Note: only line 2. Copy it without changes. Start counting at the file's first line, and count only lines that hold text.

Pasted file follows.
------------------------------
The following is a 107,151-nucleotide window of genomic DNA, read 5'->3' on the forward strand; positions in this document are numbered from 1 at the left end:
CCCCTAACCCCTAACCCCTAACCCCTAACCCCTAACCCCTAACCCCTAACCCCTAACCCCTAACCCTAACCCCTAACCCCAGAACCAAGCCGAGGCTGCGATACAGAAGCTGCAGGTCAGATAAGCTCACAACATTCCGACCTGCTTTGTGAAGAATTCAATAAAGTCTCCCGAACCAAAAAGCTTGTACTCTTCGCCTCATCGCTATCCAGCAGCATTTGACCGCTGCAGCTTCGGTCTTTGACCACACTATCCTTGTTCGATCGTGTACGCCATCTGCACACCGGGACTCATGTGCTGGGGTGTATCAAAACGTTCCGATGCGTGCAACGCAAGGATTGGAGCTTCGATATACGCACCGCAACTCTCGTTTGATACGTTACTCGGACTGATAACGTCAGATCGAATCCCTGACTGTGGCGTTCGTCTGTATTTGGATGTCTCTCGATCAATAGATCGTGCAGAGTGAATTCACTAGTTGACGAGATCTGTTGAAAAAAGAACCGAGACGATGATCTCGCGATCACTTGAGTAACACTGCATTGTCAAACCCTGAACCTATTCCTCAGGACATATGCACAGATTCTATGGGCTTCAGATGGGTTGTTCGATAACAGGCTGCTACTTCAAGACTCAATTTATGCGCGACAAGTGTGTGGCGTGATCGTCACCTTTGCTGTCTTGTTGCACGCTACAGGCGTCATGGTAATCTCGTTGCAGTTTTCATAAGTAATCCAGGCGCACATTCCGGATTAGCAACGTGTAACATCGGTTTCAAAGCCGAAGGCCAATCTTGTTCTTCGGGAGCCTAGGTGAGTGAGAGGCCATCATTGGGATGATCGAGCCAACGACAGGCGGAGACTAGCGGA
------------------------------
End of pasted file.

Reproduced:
CCCCTAACCCCTAACCCCTAACCCCTAACCCCTAACCCCTAACCCCTAACCCCTAACCCCTAACCCTAACCCCTAACCCCAGAACCAAGCCGAGGCTGCGATACAGAAGCTGCAGGTCAGATAAGCTCACAACATTCCGACCTGCTTTGTGAAGAATTCAATAAAGTCTCCCGAACCAAAAAGCTTGTACTCTTCGCCTCATCGCTATCCAGCAGCATTTGACCGCTGCAGCTTCGGTCTTTGACCACACTATCCTTGTTCGATCGTGTACGCCATCTGCACACCGGGACTCATGTGCTGGGGTGTATCAAAACGTTCCGATGCGTGCAACGCAAGGATTGGAGCTTCGATATACGCACCGCAACTCTCGTTTGATACGTTACTCGGACTGATAACGTCAGATCGAATCCCTGACTGTGGCGTTCGTCTGTATTTGGATGTCTCTCGATCAATAGATCGTGCAGAGTGAATTCACTAGTTGACGAGATCTGTTGAAAAAAGAACCGAGACGATGATCTCGCGATCACTTGAGTAACACTGCATTGTCAAACCCTGAACCTATTCCTCAGGACATATGCACAGATTCTATGGGCTTCAGATGGGTTGTTCGATAACAGGCTGCTACTTCAAGACTCAATTTATGCGCGACAAGTGTGTGGCGTGATCGTCACCTTTGCTGTCTTGTTGCACGCTACAGGCGTCATGGTAATCTCGTTGCAGTTTTCATAAGTAATCCAGGCGCACATTCCGGATTAGCAACGTGTAACATCGGTTTCAAAGCCGAAGGCCAATCTTGTTCTTCGGGAGCCTAGGTGAGTGAGAGGCCATCATTGGGATGATCGAGCCAACGACAGGCGGAGACTAGCGGA